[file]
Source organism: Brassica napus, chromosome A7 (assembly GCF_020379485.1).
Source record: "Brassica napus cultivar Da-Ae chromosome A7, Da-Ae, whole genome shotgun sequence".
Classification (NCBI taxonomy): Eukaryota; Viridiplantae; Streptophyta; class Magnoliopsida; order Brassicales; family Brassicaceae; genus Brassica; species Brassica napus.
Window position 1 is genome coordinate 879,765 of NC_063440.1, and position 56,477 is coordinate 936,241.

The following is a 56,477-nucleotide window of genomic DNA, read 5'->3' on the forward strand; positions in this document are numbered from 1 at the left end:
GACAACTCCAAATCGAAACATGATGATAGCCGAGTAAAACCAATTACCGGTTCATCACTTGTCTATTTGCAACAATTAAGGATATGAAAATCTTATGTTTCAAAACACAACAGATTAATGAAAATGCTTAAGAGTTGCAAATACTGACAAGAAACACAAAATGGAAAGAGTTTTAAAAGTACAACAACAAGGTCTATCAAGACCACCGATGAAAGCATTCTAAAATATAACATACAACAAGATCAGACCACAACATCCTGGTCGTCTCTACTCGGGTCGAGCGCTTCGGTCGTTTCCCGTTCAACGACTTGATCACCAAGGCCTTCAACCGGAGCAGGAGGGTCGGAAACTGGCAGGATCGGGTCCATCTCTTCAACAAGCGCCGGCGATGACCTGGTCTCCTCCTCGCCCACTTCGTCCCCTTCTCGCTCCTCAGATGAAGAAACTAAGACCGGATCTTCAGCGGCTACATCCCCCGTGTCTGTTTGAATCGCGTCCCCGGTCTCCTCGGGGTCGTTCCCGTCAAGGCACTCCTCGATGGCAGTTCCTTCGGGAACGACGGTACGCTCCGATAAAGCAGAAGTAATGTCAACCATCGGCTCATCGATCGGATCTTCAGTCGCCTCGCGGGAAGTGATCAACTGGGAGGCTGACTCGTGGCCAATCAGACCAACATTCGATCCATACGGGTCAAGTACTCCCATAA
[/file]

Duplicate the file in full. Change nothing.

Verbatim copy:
Source organism: Brassica napus, chromosome A7 (assembly GCF_020379485.1).
Source record: "Brassica napus cultivar Da-Ae chromosome A7, Da-Ae, whole genome shotgun sequence".
Classification (NCBI taxonomy): Eukaryota; Viridiplantae; Streptophyta; class Magnoliopsida; order Brassicales; family Brassicaceae; genus Brassica; species Brassica napus.
Window position 1 is genome coordinate 879,765 of NC_063440.1, and position 56,477 is coordinate 936,241.

The following is a 56,477-nucleotide window of genomic DNA, read 5'->3' on the forward strand; positions in this document are numbered from 1 at the left end:
GACAACTCCAAATCGAAACATGATGATAGCCGAGTAAAACCAATTACCGGTTCATCACTTGTCTATTTGCAACAATTAAGGATATGAAAATCTTATGTTTCAAAACACAACAGATTAATGAAAATGCTTAAGAGTTGCAAATACTGACAAGAAACACAAAATGGAAAGAGTTTTAAAAGTACAACAACAAGGTCTATCAAGACCACCGATGAAAGCATTCTAAAATATAACATACAACAAGATCAGACCACAACATCCTGGTCGTCTCTACTCGGGTCGAGCGCTTCGGTCGTTTCCCGTTCAACGACTTGATCACCAAGGCCTTCAACCGGAGCAGGAGGGTCGGAAACTGGCAGGATCGGGTCCATCTCTTCAACAAGCGCCGGCGATGACCTGGTCTCCTCCTCGCCCACTTCGTCCCCTTCTCGCTCCTCAGATGAAGAAACTAAGACCGGATCTTCAGCGGCTACATCCCCCGTGTCTGTTTGAATCGCGTCCCCGGTCTCCTCGGGGTCGTTCCCGTCAAGGCACTCCTCGATGGCAGTTCCTTCGGGAACGACGGTACGCTCCGATAAAGCAGAAGTAATGTCAACCATCGGCTCATCGATCGGATCTTCAGTCGCCTCGCGGGAAGTGATCAACTGGGAGGCTGACTCGTGGCCAATCAGACCAACATTCGATCCATACGGGTCAAGTACTCCCATAA